Republican Sen. Rob Portman Will Not Seek Third Term
Updated: 5:32 p.m., Monday, Jan. 25, 2021
Ohio Republican Sen. Rob Portman will not seek reelection when his current term expires in 2022, he announced Monday.
The current “partisan gridlock” in Washington has soured Portman on politics, he said, in spite of handily winning the seat in 2016 for a second time.
“It’s a tough time to be in public service. For many of the issues I am most passionate about, I am convinced I can make a difference outside of the Senate, outside of Washington beyond 2022," Portman said at a Monday morning press conference in his hometown of Cincinnati.
“We live in an increasingly polarized country where members of both parties are being pushed further to the right and further to the left, and that means too few people who are actively looking to find common ground. This is not a new phenomenon, of course, but a problem that has gotten worse over the past few decades,” he said.
Portman also said he was making the announcement now because even though he will serve out his term, his mind is made up and "because it will allow whichever Republicans who choose to run plenty of time to gear up for a statewide race."
The senator’s wife, Jane Portman, sang his praises and said she’s proud of him but that they had been talking about this move “for quite a while.”
“Even in these crazy, turbulent, toxic, polarized political times, Rob is still somehow able to keep his sense of decency and his sense of decorum and still get things done for the people of Ohio and for the United States,” she said.
Portman didn’t use the tried-and-true desire to “spend more time with family” reason for not seeking another six years in the Senate, nor did he commit to an individual issue pushing him to depart D.C.
“I don’t think there’s any one thing… I think it’s just the sense that I’ve been doing this for 30 years. I love my family and, you know, I have been commuting for 30 years,” he said. “My attitude is, I don’t think you ought to stay forever. You know, public service is an honor. It’s a calling. But it’s also true that some people stay an awful long time. And a little fresh blood’s not a bad thing.”
Democrats are already gearing up to compete for the seat. Rep. Tim Ryan (D-Niles) sent a fundraising email shortly after the announcement, calling the seat “a must-win” in two years.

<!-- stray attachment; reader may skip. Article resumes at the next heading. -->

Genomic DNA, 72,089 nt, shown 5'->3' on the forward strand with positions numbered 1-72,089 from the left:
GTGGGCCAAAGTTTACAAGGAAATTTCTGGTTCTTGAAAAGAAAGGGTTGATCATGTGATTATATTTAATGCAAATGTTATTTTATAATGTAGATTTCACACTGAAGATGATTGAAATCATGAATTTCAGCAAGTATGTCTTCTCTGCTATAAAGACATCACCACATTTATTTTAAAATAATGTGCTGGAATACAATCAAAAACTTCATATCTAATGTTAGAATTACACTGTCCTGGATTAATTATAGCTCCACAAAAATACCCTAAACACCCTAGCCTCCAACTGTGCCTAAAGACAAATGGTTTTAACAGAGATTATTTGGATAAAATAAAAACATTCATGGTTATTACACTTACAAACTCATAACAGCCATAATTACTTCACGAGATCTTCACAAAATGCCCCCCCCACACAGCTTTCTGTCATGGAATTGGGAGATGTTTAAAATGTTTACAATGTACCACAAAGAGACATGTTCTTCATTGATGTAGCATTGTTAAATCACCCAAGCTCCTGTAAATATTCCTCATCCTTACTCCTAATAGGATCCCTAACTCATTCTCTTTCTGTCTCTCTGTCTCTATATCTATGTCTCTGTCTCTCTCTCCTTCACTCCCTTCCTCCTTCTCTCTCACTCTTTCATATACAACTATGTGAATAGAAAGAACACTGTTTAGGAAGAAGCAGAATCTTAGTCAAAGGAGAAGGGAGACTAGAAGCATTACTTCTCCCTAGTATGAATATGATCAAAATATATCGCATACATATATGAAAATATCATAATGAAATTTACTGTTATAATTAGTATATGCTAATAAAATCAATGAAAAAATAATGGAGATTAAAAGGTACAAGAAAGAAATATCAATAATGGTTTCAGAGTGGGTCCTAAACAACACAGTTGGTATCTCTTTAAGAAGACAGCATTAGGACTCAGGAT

“Ohio will be the center of the political map in 2022. We'll be facing competitive races for Senate, Governor, and House seats across the state in 2022,” the email said.
Ryan himself has already expressed interest in the seat. On the GOP side, Cincinnati-area Rep. Brad Wenstrup and former Ohio Treasurer Josh Mandel are among Republicans considering a run, and Ohio Republican Party Chairman Jane Timken is considered a possible contender. Ohio Lt. Gov. Jon Husted said he'll discuss a Senate run privately before making any decisions.
“I'll talk to Gov. DeWine and I'll talk to Sen. Portman, but most of all I'll talk to my family and see if this is something that makes sense, but beyond that I've given no thought to it,” Husted said Monday.
A native of Cincinnati, Portman began his political career with a special election win in 1993, replacing Republican Rep. Bill Gradison to represent Ohio’s Second Congressional District. He held that seat for six election cycles before his 2005 nomination to the post of U.S. Trade Representative by President George W. Bush.
Bush later nominated Portman to run the Office of Management and Budget (OMB), after Joshua Bolten left OMB to become Bush’s chief of staff in 2006. Portman was unanimously confirmed by the Senate as OMB director in May 2006.
He returned to practicing law in Cincinnati in 2007, but two days after Republican Sen. George Voinovich announced he would not run for reelection in 2009, Portman threw his hat in the ring, running unopposed in the GOP primary. He took 57 percent of vote in the 2010 general election, beating Democrat Lee Fisher.
In 2016, Portman easily held off a challenge from Democrat and former Ohio Gov. Ted Strickland, taking 58 percent of the vote and winning all but four of Ohio’s 88 counties.
“Of course, I will always be grateful to the voters of Ohio who have supported me in nine elections to the House and Senate,” Portman said in his announcement. “I am confident that with their support I could have won again but, for me, the question was whether I wanted to serve an additional six years in the Senate.”